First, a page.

Survivor Information Needs

This blog post covers work I supported by first author Betsy Rolland, of the University of Wisconsin-Madison, in assessing the findability of survivor information on Comprehensive Cancer Center websites. This paper has been published in the July 2018 issue of the Journal of the National Comprehensive Cancer Center Network. If you are a survivor or advocate without journal access, please email Dr. Rolland for a pre-print copy.

The transition from cancer treatment to cancer survivorship doesn’t come with a lot of good, detailed instructions. It’s particularly difficult to transition from the rigid schedules of treatment (chemotherapy, radiation, blood work) to the structural void of survivorship, which can come with challenges from late effects of treatment, such as PTSD, cognitive deficits, or financial troubles.

Picture of bridge (it's a metaphor)
Comprehensive cancer centers have an opportunity to bridge information needs of cancer survivors between treatment and survivorship.

Dr Rolland and I undertook this project with the goal of figuring out what it’s like to be a cancer survivor and having to navigate information available from comprehensive cancer centers about survivorship care. We applied a method called content analysis to systematically evaluate the information available to a survivor or their caregiver about survivorship (e.g., availability of relevant services, finding survivorship specialists, and understanding the timing of recommended regular checkups post-cancer). Dr Rolland brought me on as a specialist in content analysis, as well as a cancer survivor.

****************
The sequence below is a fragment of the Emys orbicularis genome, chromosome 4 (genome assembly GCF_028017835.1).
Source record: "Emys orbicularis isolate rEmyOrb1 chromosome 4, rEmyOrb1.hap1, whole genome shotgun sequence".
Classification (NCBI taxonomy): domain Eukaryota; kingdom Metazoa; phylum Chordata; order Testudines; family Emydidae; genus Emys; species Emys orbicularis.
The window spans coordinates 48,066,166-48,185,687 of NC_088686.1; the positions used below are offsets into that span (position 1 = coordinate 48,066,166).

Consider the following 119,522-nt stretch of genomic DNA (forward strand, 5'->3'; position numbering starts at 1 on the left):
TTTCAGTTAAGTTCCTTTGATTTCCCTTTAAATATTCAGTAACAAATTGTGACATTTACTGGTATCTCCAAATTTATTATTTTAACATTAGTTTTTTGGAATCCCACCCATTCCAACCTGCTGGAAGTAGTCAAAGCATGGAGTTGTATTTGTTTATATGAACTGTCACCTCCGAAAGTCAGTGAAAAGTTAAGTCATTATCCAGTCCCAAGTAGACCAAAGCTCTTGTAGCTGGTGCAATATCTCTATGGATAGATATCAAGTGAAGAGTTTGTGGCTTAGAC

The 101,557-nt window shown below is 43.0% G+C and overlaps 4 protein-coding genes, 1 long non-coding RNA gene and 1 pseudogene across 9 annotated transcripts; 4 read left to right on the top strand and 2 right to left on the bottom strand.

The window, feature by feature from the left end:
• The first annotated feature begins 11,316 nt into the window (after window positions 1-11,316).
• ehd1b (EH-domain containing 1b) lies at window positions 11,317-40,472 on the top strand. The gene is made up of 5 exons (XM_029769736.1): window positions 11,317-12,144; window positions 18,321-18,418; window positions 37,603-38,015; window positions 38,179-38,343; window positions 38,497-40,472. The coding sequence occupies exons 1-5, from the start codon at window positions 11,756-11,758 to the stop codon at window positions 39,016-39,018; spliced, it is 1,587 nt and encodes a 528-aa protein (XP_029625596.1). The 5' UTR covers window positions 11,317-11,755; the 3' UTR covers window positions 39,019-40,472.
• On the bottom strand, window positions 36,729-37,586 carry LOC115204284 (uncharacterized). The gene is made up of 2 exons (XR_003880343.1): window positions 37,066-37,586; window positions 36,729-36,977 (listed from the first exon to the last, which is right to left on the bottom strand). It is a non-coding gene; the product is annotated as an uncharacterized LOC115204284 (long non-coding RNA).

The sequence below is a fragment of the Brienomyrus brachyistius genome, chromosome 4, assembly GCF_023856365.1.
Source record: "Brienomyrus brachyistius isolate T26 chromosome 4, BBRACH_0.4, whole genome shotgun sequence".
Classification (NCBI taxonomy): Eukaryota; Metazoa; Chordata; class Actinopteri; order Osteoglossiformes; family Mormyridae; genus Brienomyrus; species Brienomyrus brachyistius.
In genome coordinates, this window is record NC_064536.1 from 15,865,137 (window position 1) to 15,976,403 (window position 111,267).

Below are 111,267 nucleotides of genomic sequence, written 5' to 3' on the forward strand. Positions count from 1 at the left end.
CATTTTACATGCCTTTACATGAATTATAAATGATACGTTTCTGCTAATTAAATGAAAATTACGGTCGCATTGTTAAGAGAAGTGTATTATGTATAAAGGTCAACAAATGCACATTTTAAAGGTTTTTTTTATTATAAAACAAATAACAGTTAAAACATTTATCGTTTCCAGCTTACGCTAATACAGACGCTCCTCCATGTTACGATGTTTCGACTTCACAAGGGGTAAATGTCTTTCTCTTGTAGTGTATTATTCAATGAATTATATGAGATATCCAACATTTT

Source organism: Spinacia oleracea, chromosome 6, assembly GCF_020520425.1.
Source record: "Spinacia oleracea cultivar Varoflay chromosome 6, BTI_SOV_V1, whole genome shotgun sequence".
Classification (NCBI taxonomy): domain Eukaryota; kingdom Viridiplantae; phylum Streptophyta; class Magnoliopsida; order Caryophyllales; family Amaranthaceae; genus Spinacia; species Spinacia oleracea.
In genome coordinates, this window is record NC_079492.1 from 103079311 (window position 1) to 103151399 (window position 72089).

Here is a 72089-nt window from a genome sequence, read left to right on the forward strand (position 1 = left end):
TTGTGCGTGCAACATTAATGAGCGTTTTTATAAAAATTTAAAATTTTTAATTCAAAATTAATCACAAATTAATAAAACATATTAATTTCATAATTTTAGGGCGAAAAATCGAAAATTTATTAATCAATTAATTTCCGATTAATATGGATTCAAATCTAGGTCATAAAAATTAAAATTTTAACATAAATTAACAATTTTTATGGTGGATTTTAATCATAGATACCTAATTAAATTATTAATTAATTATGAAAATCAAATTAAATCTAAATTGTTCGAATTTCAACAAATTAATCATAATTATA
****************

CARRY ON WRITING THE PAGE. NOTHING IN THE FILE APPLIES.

First, we looked around the Comprehensive Cancer Center (CCC) websites a bit. We asked: What kinds of information would we need to successfully care for a cancer survivor? And, How much of this information is findable on the CCC sites? As we investigated the sites, we discussed our observations. When we discussed the information available on the CCC sites, we were often (1) unable to find the information we expected about survivorship care, and (2) unable to discern how survivorship information was organized on individual sites.

How to proceed? That led to the second step.

Next, we sought out guidance about how survivors should engage with medical and self care post-remission (or cure, or no evidence of disease, or NED). We found a great guide at the American College of Surgeons about patient-centered survivorship care. We also looked into the Institute of Medicine’s (IOM) Survivorship Care Plan guidelines, which included its essential components: Surveillance care, Prevention care, Intervention care, and Coordination of care. With this guidance, we could assess the content of the CCC sites, and see how they measured up!

The third step was using the structure provided by the IOM guidelines and mapping it onto the findable content from the CCC sites. In other words, if we use the four components listed above as a set of “standards” for survivorship care, then we were able to measure the findability of content related to those standards for each CCC site. That’s how we assessed, or “scored,” the findability of recommended survivorship information for each CCC site (Figure 1).

Figure 1: Brief highlights of findingsfig1_revised

Our results: a lot of the CCC sites are pretty good, at minimum, in presenting info that would bring survivors to the clinic for care. Based on these findings, we make recommendations for improving site content related to survivorship. When CCCs enhance their online survivor information content, this can also help not just survivors in its immediate area, but also serve as a well of content for regional/smaller cancer centers, or even nonprofit organizations, from which survivors may also seek information. In conclusion, our recommendations are just one part of bridging gaps in cancer survivor information and care needs, which will continue to improve long-term outcomes in cancer care.

Photo by Carlton Browne and used per CC 2.0 license